Our annual student art contest is in the books. Greet the winning works from grades k-12, and meet our “artist of the year.” In just several months, these winning works will be published in the 2007 cooperative calendar that will help you greet another new year!
A painting of a little girl picking a pumpkin was the prize pumpkin itself in the recently completed Cooperative Student Art Contest. The painting by Rachel Crisp, a junior at Adams Central High School, not only won the 11th grade division for November, it also was picked “Best of Show.”
The winning works, 13 in all from grades kindergarten through 12, will illustrate the cover and the 12 months of the Cooperative Calendar of Student Art 2007. Another nine student works were selected as honorable mention winners and will appear in a special section in the back of the calendar. Some 60,000 copies of the calendar will be available to consumers of participating electric co-ops in early fall.
More than 4,200 pieces of art were entered in the contest, sponsored by Electric Consumer and Indiana’s electric co-ops. The contest, now in its ninth year, was open to all Indiana students. The deadline was March 23.
With the “Best of Show,” Rachel, 17, was also named “Artist of the Year.” Both awards earned her $400 in all.
This was the first year Rachel entered the calendar art contest. She did create a work for July of the 2003 calendar when she was a seventh grader. She said it was a depiction of children catching fireflies with peanut butter jars. She wasn’t happy with the results, though, and never mailed it in.
“Rachel is probably her own worst critic,” said her dad, Jay Crisp, a teacher at a Catholic school in New Haven. He said painting is her “passion.”
Rachel’s dad had an interest in art when he was younger, and her mom, Lisa, is a creative floral designer. Though they both may have inspired and certainly encouraged Rachel’s interest in art, Jay said she has a “God-given talent” that she’s developed. He noted that Rachel, the middle child in the family that also includes two boys, has been drawing since preschool days.
This year, Rachel said she decided to enter the contest because the fall theme seemed easier to illustrate and her artistic skills had improved since that earlier attempt.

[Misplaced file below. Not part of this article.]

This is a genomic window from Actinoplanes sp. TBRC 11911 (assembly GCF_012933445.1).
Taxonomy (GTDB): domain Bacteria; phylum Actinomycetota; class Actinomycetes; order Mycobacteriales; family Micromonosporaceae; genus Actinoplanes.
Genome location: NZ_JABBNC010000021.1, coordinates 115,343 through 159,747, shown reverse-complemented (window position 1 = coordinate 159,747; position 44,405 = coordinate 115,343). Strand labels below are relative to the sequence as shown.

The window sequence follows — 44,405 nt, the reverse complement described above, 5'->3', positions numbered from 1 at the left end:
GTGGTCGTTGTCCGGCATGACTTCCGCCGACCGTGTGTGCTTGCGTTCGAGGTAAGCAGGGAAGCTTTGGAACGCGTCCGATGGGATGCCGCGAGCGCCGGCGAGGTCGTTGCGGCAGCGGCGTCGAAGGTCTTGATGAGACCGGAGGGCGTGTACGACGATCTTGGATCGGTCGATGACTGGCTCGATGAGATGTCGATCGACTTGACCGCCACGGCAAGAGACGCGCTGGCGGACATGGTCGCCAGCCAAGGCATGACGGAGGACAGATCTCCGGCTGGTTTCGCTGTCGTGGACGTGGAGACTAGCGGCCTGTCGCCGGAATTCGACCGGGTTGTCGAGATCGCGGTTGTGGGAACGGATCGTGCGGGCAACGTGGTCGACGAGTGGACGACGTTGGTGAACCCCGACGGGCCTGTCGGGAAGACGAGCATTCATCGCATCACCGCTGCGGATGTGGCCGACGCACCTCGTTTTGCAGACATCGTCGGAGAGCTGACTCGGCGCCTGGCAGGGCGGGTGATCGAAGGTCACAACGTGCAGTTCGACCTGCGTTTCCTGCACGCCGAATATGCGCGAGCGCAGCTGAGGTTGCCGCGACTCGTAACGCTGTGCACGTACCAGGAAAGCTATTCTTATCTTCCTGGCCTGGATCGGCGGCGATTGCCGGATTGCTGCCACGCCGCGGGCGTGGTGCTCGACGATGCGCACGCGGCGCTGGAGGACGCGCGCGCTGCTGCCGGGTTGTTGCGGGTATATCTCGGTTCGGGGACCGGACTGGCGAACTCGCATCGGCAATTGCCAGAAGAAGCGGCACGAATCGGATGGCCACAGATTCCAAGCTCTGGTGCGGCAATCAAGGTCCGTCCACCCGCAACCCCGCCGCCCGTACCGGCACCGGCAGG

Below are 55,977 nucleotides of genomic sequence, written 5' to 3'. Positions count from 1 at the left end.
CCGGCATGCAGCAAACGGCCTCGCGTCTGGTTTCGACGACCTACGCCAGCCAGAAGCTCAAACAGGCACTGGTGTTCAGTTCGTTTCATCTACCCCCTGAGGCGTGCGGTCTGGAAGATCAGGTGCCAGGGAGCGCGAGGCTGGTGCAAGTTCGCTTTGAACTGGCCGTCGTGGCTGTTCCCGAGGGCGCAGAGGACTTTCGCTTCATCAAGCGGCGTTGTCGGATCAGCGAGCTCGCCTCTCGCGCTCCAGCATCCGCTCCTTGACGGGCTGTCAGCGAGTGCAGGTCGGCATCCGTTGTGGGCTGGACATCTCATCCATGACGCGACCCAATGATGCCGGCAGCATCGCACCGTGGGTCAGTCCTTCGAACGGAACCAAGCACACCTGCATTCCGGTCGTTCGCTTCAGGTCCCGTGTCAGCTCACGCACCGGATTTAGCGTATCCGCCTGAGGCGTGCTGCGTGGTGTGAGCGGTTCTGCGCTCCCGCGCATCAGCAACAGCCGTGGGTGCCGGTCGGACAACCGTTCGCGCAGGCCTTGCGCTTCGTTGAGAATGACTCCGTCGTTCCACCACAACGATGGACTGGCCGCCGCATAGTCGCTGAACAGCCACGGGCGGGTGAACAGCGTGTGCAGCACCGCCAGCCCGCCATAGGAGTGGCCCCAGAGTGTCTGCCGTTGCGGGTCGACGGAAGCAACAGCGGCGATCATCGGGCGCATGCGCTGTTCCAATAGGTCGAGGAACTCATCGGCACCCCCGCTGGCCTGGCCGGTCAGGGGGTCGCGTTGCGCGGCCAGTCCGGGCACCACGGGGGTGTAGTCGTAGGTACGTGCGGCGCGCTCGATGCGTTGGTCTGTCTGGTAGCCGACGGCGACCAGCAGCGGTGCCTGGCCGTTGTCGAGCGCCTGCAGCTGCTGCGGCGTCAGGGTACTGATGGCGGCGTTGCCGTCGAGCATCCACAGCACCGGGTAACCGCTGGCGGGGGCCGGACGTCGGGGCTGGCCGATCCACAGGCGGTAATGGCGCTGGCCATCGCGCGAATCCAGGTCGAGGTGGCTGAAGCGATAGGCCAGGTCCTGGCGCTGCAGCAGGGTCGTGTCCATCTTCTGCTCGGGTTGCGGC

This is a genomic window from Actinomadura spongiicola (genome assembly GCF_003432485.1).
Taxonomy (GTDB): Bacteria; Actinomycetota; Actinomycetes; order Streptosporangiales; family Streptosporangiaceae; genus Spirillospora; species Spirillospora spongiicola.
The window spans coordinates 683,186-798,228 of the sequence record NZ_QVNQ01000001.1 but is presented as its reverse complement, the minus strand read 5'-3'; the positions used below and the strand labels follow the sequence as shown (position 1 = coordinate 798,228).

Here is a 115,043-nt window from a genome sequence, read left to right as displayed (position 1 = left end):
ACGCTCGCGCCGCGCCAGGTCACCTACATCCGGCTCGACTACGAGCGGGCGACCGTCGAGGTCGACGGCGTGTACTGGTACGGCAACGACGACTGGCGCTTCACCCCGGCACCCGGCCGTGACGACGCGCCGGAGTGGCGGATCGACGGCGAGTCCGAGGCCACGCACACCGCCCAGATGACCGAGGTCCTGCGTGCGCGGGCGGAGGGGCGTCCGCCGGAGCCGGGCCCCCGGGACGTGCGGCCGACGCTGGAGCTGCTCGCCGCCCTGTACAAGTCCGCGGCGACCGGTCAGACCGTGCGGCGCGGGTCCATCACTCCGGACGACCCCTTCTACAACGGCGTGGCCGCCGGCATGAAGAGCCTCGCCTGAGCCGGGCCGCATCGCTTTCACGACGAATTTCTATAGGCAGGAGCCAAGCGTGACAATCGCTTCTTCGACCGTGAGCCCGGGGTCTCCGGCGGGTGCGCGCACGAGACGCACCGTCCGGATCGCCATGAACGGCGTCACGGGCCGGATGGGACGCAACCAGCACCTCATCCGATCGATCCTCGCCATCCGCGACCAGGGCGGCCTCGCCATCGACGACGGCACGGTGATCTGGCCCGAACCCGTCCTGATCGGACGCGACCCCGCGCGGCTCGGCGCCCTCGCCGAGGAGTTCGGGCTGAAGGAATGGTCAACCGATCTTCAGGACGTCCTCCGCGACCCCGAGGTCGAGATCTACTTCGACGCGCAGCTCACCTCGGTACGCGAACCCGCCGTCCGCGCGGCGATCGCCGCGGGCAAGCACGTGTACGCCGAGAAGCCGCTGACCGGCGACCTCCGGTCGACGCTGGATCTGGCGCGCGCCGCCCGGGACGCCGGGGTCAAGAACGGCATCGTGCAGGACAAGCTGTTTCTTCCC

Keeping in mind that the art was to be for a wall calendar, Rachel once again turned to the popular calendar art theme of children. She wanted to focus on one child, she said, and “Googling” around on the Internet found a photo of a girl with pumpkins some family had put on its Web site. She liked the composition, but not the girl’s expression. More searching led to another photo of a little girl with an expression she liked whose head was turned in a similar way. Using the two photos as a guide, she then creatively composed the work.
She said she was a little surprised her painting did so well. “I was kind of worried about it looking too much like October,” she noted.
For the contest, each grade is assigned the corresponding month of the year: first graders have January; second graders have February; and so on. Juniors have November.
Rachel’s concern wasn’t unwarranted. The contest judges raised and discussed that very point: her painting did seem to fit October better than November. But pumpkins are also a part of Thanksgiving decorations, the judges noted, and Rachel’s skill in rendering the child and the pumpkins overcame their concerns about the monthly theme.
Rachel has made art one of her main subjects in school. She’s taking advanced painting this year. Though undecided about colleges and a career path, she said she hopes it will involve art, perhaps graphic design or teaching. She’ll get to see what teaching is like next year when she interns with the art teacher at Adams Central Elementary School.
Winning the art contest capped a big couple of weeks last month for Rachel. Another painting she did won Best of Show in an art contest in Adams County. That painting featured a series of seven self-portraits with varying expressions that moved from anger to joy. “I think it’s cool to make a painting look like a photograph instead of just slopping it down,” she said. “But there are all different types of art.”
The cooperative calendar, featuring Rachel’s painting and the varying styles of 21 other students, can attest to that.